National park bosses have issued an alert to community leaders across the North York Moors over Government proposals to allow barns, shops, offices and cafes across the highly protected area to be converted into homes without planning permission.

The extraordinary move by the North York Moors National Park Authority reflects leading officers’ level of concern for the landscapes and communities across the 554sq mile area if the proposed relaxation of the planning system outlined in a government consultation is approved.

The proposals which would allow existing barns and other rural buildings to be converted to up to ten houses per unit without the need to apply for planning permission.

The consultation also seeks views on allowing all existing commercial offices, shops and cafes in national parks to become houses through permitted development, also without the need to apply for planning permission.

As property values are the highest for residential uses, national park bosses are concerned the permitted development rights could be used by someone wanting to wind down a business, such as a post office or cafe, without going through the planning application process.

The Levelling Up and Regeneration Bill consultation states the justification to remove the requirement for planning permission to be granted to change the use of a property is to support growth “by providing certainty and removing the time and money needed to submit a planning application”.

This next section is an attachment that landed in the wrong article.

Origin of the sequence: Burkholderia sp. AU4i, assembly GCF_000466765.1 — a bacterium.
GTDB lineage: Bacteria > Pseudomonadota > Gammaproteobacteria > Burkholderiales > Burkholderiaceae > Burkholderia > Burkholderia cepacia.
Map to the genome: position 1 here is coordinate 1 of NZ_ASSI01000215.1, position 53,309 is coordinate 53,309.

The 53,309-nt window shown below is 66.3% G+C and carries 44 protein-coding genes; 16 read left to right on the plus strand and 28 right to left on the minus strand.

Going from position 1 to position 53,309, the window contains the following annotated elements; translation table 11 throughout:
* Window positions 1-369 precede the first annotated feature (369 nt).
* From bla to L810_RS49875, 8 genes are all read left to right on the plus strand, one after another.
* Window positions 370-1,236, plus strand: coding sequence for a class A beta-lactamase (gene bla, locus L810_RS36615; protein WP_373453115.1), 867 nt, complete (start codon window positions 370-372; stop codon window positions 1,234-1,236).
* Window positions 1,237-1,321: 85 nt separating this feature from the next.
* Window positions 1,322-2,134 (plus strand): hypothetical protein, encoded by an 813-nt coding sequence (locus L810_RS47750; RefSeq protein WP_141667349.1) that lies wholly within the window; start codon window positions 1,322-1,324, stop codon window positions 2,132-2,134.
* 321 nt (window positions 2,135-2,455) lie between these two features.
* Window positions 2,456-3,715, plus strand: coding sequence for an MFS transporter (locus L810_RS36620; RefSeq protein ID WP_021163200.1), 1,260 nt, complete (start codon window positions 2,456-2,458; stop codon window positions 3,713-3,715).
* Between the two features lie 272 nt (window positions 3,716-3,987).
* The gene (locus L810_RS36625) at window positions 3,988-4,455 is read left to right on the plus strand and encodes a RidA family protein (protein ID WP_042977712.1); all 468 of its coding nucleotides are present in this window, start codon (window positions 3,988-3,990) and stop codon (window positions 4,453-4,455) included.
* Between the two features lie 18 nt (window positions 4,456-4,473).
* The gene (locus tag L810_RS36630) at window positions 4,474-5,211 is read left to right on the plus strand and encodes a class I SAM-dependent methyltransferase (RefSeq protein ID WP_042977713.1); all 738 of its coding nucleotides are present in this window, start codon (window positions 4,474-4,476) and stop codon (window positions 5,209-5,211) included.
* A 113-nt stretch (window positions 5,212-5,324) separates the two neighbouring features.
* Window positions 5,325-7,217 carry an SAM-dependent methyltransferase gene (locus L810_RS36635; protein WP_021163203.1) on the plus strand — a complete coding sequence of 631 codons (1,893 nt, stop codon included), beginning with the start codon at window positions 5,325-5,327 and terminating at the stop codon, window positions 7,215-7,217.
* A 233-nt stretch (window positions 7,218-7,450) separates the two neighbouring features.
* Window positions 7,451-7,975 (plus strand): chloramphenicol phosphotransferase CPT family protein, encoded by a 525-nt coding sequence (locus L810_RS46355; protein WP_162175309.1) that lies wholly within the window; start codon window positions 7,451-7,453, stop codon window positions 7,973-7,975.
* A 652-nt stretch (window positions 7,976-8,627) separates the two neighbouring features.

The move follows the Yorkshire Dales National Park Authority chief executive David Butterworth describing the proposals as “bonkers”, saying they would “decimate” national park landscapes.

The North York Moors authority’s letter to parish councils ahead of the park authority considering its response to the consultation on Thursday features a withering assessment of the Government proposals, dubbing them “both “unnecessary and deeply harmful to the landscape, heritage and the economies of our national parks”.

The letter states: “Replacing historic barns with unrestricted housing especially in open, isolated and remote locations would change these historic landscapes for ever and create a sprawl of houses with associated infrastructure such as overhead lines and access roads in areas which Parliament has committed to protect as places of natural beauty and cultural heritage.

“This proposal will mean no occupancy conditions can be imposed and

could result in seasonally empty houses scattered across the landscape mostly bought up by wealthy residents from other parts of the country.

“For our rural village centres and lively towns, withdrawing the protection of planning to maintain their commercial use will likely result in loss to more profitable residential use and could mean the loss of many local services at the expense of more holiday and second homes in our villages.

“People will rightly ask why, in an area protected for its natural beauty planning permission is needed for minor developments such as a domestic side extension or a porch greater than three square metres and yet an agricultural business is able to develop up to ten houses in the open landscape without even the need to apply for planning permission.

“We think this disproportionate move will be deeply unpopular and bring the planning system into disrepute with a further loss of public confidence in planning.”

A spokesperson for the Department for Levelling Up, Housing and Communities said it would consider all responses to the consultation, including that from National Parks UK, before coming to a decision.

He added: “We have been clear that any developments must be beautiful and enhance the environment.”